Council approves city-VyStar loan program for small businesses

The program will offer loans of up to $100,000 and initial city grants of $1,000.

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The Jacksonville City Council on April 6 unanimously approved a public-private partnership with VyStar Credit Union, creating a loan and grant program for small businesses facing declining revenue because of the COVID-19 pandemic.

Mayor Lenny Curry intends to sign the bill into law April 6, city Public Affairs Director Nikki Kimbleton said in a text message after the vote.

Council members approved the $26 million, six-year COVID-19 Small Business Relief Employee Retention Grant Program in a 19-0 vote in a meeting held via videoconference. 

Jacksonville-based VyStar will make a $50 million loan pool available in its COVID-19 Small Business Relief Loan Program.

Ordinance 2020-201 includes an initial $9 million from the city’s general fund balance to establish the grants. 

VyStar will administer the loan program and direct the application process. Businesses can apply for the program at 

VyStar Chief Lending Officer Jenny Vipperman said the credit union has several employees to handle what it expects to be several thousand applicants, and they will walk business owners through the process.

The city could work on more coronavirus-related relief programs. 

City Chief Administrative Officer Brian Hughes said the VyStar partnership is the “first of several steps” the city will take to help the businesses community.

Hughes told Council member Joyce Morgan that the city will consider partnerships with other Jacksonville-area financial institutions as warranted, but he did not provide details.

Hughes said city officials have been coordinating with the federal government and were assured that businesses and nonprofits receiving U.S. Small Business Administration disaster loans will not be constrained from applying for the city-VyStar program.

Businesses must be located in Duval County to qualify for the city-VyStar loan, as well as meet specific employee retention requirements.

Council adds worker tracking

Council member Brenda Priestly Jackson wants the city to track the number of Duval County residents employed by the loan applicants and if those workers were retained because of the program.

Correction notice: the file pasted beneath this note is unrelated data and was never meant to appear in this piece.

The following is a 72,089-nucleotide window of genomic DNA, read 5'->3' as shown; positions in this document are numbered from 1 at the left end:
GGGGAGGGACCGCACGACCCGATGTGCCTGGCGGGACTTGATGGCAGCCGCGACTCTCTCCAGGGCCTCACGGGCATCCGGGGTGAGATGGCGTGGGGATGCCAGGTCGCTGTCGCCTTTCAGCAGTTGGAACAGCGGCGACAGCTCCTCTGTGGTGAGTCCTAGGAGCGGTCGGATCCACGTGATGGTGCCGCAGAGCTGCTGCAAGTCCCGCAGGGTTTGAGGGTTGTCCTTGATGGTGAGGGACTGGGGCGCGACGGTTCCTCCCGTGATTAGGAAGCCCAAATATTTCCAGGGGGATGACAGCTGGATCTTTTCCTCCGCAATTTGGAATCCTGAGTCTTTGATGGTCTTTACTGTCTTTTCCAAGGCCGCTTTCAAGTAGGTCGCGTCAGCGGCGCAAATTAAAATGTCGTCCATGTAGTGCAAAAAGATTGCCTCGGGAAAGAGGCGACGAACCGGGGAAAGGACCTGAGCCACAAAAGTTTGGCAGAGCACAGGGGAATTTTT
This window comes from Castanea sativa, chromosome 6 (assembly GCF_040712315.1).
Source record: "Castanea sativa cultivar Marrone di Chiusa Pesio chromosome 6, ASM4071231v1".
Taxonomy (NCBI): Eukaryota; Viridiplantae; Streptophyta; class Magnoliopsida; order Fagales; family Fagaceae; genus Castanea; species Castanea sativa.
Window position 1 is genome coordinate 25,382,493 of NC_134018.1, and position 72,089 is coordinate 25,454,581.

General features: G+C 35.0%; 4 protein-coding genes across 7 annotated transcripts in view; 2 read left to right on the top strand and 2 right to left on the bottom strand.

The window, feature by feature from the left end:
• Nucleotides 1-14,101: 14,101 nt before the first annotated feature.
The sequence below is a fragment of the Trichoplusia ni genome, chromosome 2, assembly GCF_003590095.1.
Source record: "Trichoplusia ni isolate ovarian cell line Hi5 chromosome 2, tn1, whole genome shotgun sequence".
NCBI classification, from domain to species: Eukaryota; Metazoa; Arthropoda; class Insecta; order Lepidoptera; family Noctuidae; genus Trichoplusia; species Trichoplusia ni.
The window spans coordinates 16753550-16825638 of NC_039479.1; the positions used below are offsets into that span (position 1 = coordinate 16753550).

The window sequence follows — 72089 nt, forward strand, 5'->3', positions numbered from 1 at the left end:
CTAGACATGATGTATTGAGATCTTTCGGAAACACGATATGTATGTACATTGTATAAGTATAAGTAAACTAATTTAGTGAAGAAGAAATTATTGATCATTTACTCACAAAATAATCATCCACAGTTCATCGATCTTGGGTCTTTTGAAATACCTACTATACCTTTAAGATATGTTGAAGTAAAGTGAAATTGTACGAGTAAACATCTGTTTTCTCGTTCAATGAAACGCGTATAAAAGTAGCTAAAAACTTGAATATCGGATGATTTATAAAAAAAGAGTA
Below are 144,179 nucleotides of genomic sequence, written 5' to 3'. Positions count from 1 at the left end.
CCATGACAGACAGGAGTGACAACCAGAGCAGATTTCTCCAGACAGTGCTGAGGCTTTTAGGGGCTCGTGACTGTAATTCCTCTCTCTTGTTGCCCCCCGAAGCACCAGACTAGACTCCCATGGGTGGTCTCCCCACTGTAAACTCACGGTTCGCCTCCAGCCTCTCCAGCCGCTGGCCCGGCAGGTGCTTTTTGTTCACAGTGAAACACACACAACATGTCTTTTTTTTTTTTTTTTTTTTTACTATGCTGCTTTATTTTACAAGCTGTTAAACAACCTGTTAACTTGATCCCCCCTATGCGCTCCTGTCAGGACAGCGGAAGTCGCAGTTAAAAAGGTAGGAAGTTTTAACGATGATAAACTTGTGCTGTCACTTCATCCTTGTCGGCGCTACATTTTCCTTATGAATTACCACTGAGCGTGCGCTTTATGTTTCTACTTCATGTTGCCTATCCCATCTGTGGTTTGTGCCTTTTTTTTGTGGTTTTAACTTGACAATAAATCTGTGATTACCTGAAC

Hughes said the administration will adjust the employee verification form to include worker residency.

Council member Danny Becton said the greatest financial need is for nonessential businesses that have been required by the city and state to close because of social distancing.

He asked the Curry administration to consider expediting the loan requests of those businesses.

Hughes said requiring the city Office of Economic Development to establish different priorities based on applicants’ financial status and classification of essential or nonessential would create a barrier for VyStar to get the loan money out quickly.

“It might not seem daunting, but thousands of applications is what we are anticipating,” Hughes said.

The credit union modified one of its existing small business loan programs to enter into the partnership with the city. Vipperman told the Council that of about 100 small business loans it has issued to date related to COVID-19, nearly all were for the maximum $100,000. 

She said essential businesses still operating also could be at risk of closing without the immediate injection of capital.

“There are some that are open today who are calling and telling us that this loan could be the difference between staying open and making payroll for the employees throughout the entire pandemic versus having to close their doors,” she said. 

Program highlights

VyStar will offer qualifying small businesses a fixed 5.99% interest rate on loans up to $100,000, according to the program agreement attached to the bill.

Businesses can expect to be approved and receive the money in three to five days of approval, according to the summary.

A $250 loan underwriting fee will be waived, credited by VyStar for loans less than $5,000 and paid by the city for loans above $5,000.

The loan would act as a line of credit that business owners could draw on for six months as needed. 

A city grant will cover interest-only payments due on the loan in the first year. That’s in addition to a $1,000 grant given to each business awarded a loan. 

The city will budget $3 million for the initial $1,000 grants, making the award available to the first 3,000 loan recipients.

Business owners will begin principal and interest payments in the second year in an amount “sufficient to repay the loan in 60 months,” according to the city’s program summary. 

The city will provide grants to cover interest costs in years two through six of the loan for businesses that retain at least 50% of their workforce as of Feb. 29.

The city also will reimburse 10% of the principal annually after the first year of the loan. That will come as a grant to business owners who retain 100% of their pre-COVID-19 workforce. 

The city could reimburse up to 50% of the loan principal for businesses that keep all their employees.


To qualify for the city benefits, businesses will have to submit employment documentation on a form provided by the city.

To qualify, a business must be in Duval County and have:

• Completed one year of operation.

• Completed at least one tax return.

• Have between two and 100 employees.

• Have documented proof it was negatively affected by COVID-19.



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